Let There Be Light
By Grady Hauser
Light, in all of its meanings and manifestations, is directly associated with Jehovah God and with Jesus the Christ. In fact, a study of light in the Bible can tell us much about God and his intended relationship to Man. When a concept is mentioned over 50 times in Scripture, we would do well to see why this is so.
Let’s begin with Gen. 1: 2,3. “Let there be light.” It is the first action of God in creation, and, I believe this is not an accident. It is God putting his fingerprints—his very essence—on his creation first. And we should note that according to John 1: 3-5, Jesus was the agent of this creation. “He was in the beginning” and “All things were made by him.”
The examples of light being associated with theophanies in the Bible are too numerous to mention. The burning bush, Moses’ face glowing as a result of having been in the presence of God, Jesus on the Mount of Transfiguration and the resurrected Jesus’ encounter with Saul on the road to Damascus—these are only a few among many well known examples. In particular, I like the story of the Exodus where Jehovah appears as a pillar of fire to both lead his people and, in one case, to form a rear-guard of protection, preventing the Egyptian army from overcoming the Israelites. See Ex. 13.
In the Luke 2, we read the story of the announcement of Jesus’ birth to the lowly shepherds. They were out in the fields near Bethlehem, keeping watch over their flocks by night. But why did God choose the night shift to make this grand announcement? Perhaps it was to further dramatize his presence and the message of Who was coming. Recall, as the angels appear by the thousands, “the glory of the Lord shown round about them” and understandably, the shepherds were terrified. I believe it is instructive for us to not only listen to God’s message but also to observe the whole package. How, where and to whom does God communicate. I Timothy 6:16 tell us that “God dwells in unapproachable light”. Some of that light came to Bethlehem that night. Isaiah 9:2 characterizes this event 700 years in advance by saying: “the people walking in darkness have seen a great light.” Did Isaiah have any idea of the significance of what he was saying? Probably not, but God did.
In John 8, we find one of the greatest theological entries on this subject in all of Scripture. Jesus says “I am the light of the world.” A powerful connection to the doctrine begun in Genesis to be sure, but it is further illuminated by the fact that Jesus was teaching during the Feast of Tabernacles. On the final night of this feast in Jerusalem, the Temple Court was lit up with large menorahs signifying the pillar of fire to memorialize that great moment in Jewish history when God came in power and light to save His people with the Exodus. For Jesus, in this context, to say “I am the light of the world”, was a clear claim to deity—to being “one with the Father.” And as if to set the nail, the following chapter tells the heartwarming story of Jesus healing the blind man. Jesus turned the lights on for this man who had never seen light in his life, but he concludes his own miracle by teaching that those who reject him remain in spiritual darkness.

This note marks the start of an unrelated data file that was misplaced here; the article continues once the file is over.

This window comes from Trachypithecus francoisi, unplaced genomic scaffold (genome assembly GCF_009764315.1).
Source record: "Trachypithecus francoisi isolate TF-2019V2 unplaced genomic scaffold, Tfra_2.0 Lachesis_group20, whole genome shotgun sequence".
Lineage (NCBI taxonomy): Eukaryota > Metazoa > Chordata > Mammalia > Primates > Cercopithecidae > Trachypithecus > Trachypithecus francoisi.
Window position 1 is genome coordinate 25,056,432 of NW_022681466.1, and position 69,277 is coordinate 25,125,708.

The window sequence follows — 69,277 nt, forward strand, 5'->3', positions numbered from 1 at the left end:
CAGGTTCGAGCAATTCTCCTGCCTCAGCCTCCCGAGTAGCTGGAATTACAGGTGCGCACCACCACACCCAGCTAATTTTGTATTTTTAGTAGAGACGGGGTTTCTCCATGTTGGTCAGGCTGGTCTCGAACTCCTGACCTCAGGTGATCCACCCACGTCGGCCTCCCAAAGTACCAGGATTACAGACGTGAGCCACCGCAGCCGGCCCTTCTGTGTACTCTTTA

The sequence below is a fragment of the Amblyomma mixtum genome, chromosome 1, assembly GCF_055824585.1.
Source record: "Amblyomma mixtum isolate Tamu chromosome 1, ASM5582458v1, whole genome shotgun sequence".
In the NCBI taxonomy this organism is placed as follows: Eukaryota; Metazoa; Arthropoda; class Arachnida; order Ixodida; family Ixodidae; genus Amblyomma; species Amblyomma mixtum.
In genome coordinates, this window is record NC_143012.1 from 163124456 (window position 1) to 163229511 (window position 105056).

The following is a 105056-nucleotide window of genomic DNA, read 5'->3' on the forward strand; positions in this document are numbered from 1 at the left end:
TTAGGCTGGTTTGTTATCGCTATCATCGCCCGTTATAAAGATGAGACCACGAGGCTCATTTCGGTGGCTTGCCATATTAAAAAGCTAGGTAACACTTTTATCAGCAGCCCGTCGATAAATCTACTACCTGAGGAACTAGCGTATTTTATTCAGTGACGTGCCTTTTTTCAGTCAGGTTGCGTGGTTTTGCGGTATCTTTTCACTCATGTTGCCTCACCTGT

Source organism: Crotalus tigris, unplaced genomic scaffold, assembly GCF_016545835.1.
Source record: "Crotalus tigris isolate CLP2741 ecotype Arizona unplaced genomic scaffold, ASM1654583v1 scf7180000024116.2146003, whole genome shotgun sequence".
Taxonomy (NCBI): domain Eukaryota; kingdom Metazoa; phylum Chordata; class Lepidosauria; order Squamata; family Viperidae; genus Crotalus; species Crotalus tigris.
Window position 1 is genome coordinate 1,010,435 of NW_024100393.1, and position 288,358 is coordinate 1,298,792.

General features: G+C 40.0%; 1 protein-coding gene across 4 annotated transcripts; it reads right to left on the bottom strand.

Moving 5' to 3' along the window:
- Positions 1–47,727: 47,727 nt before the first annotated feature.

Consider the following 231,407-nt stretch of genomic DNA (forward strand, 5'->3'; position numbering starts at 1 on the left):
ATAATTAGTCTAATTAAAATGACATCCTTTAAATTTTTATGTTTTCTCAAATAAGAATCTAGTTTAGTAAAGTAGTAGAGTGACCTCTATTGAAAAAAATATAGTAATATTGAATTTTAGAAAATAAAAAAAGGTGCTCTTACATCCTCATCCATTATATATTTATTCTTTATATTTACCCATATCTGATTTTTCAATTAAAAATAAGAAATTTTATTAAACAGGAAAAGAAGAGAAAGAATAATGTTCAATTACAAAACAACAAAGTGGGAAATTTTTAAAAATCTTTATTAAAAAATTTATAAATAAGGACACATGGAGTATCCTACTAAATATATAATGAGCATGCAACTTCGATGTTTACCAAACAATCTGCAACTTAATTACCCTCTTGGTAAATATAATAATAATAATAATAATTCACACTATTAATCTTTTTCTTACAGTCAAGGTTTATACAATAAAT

The Psalms beautifully add to the theology of Light. In Ps. 119:105, we read “Your word is a lamp to my feet and a light to my path.” With this as a backdrop, Ps. 27:1 says: “You are my light and my salvation”. He is our “light” to help us navigate the present, but he is also our “salvation”, to assure our eternal condition.
I John 1:7 addresses personal relationships saying: “If we walk in the light as He is in the light, we have fellowship one with another.” The theology of light in contrast to sin is also made clear in the New Testament. John 3:19 tells us that “men loved darkness instead of light.” This is to say: darkness in all its manifestations—-sin, confusion, lies, language perversion—instead of light—clarity and truth. Jesus himself teaches in Matt. 5:14 that “we are the light of the world.” Of course, we have no light source of our own, but only reflect His light. He encourages good deeds—why, so that “men will see your good deeds and glorify our Father in heaven”—the source of all light.